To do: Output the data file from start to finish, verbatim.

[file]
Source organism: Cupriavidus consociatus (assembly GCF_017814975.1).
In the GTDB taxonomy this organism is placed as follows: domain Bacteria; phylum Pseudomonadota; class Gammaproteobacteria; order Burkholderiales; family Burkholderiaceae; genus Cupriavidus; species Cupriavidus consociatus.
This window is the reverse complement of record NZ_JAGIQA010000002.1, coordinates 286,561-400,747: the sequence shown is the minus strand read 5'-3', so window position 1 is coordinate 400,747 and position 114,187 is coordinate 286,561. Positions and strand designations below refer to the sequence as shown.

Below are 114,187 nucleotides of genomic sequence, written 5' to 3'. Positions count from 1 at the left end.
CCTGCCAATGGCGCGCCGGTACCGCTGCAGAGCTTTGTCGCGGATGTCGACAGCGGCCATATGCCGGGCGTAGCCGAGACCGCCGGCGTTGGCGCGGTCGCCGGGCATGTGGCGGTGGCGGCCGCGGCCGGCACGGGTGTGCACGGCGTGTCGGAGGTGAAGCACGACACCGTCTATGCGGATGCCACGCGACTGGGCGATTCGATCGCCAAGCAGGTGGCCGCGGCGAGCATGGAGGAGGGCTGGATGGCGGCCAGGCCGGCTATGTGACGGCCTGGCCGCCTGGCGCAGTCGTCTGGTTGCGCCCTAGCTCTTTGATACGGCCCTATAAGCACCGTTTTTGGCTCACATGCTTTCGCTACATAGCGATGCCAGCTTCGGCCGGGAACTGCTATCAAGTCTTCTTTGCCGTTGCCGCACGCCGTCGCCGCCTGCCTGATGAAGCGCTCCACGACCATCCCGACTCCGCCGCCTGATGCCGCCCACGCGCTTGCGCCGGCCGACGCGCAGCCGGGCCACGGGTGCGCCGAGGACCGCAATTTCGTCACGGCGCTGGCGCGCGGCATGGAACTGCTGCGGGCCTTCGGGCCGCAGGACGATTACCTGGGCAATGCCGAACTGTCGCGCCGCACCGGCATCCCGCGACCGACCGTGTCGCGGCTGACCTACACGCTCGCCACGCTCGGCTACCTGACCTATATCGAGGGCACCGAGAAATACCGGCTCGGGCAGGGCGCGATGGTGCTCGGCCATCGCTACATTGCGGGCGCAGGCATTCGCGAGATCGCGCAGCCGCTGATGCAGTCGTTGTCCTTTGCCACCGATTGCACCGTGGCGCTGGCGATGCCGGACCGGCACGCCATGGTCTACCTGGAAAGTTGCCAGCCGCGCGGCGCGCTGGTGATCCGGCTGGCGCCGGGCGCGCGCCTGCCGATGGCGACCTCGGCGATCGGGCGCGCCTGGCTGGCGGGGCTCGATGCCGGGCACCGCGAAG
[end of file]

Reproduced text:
Source organism: Cupriavidus consociatus (assembly GCF_017814975.1).
In the GTDB taxonomy this organism is placed as follows: domain Bacteria; phylum Pseudomonadota; class Gammaproteobacteria; order Burkholderiales; family Burkholderiaceae; genus Cupriavidus; species Cupriavidus consociatus.
This window is the reverse complement of record NZ_JAGIQA010000002.1, coordinates 286,561-400,747: the sequence shown is the minus strand read 5'-3', so window position 1 is coordinate 400,747 and position 114,187 is coordinate 286,561. Positions and strand designations below refer to the sequence as shown.

Below are 114,187 nucleotides of genomic sequence, written 5' to 3'. Positions count from 1 at the left end.
CCTGCCAATGGCGCGCCGGTACCGCTGCAGAGCTTTGTCGCGGATGTCGACAGCGGCCATATGCCGGGCGTAGCCGAGACCGCCGGCGTTGGCGCGGTCGCCGGGCATGTGGCGGTGGCGGCCGCGGCCGGCACGGGTGTGCACGGCGTGTCGGAGGTGAAGCACGACACCGTCTATGCGGATGCCACGCGACTGGGCGATTCGATCGCCAAGCAGGTGGCCGCGGCGAGCATGGAGGAGGGCTGGATGGCGGCCAGGCCGGCTATGTGACGGCCTGGCCGCCTGGCGCAGTCGTCTGGTTGCGCCCTAGCTCTTTGATACGGCCCTATAAGCACCGTTTTTGGCTCACATGCTTTCGCTACATAGCGATGCCAGCTTCGGCCGGGAACTGCTATCAAGTCTTCTTTGCCGTTGCCGCACGCCGTCGCCGCCTGCCTGATGAAGCGCTCCACGACCATCCCGACTCCGCCGCCTGATGCCGCCCACGCGCTTGCGCCGGCCGACGCGCAGCCGGGCCACGGGTGCGCCGAGGACCGCAATTTCGTCACGGCGCTGGCGCGCGGCATGGAACTGCTGCGGGCCTTCGGGCCGCAGGACGATTACCTGGGCAATGCCGAACTGTCGCGCCGCACCGGCATCCCGCGACCGACCGTGTCGCGGCTGACCTACACGCTCGCCACGCTCGGCTACCTGACCTATATCGAGGGCACCGAGAAATACCGGCTCGGGCAGGGCGCGATGGTGCTCGGCCATCGCTACATTGCGGGCGCAGGCATTCGCGAGATCGCGCAGCCGCTGATGCAGTCGTTGTCCTTTGCCACCGATTGCACCGTGGCGCTGGCGATGCCGGACCGGCACGCCATGGTCTACCTGGAAAGTTGCCAGCCGCGCGGCGCGCTGGTGATCCGGCTGGCGCCGGGCGCGCGCCTGCCGATGGCGACCTCGGCGATCGGGCGCGCCTGGCTGGCGGGGCTCGATGCCGGGCACCGCGAAG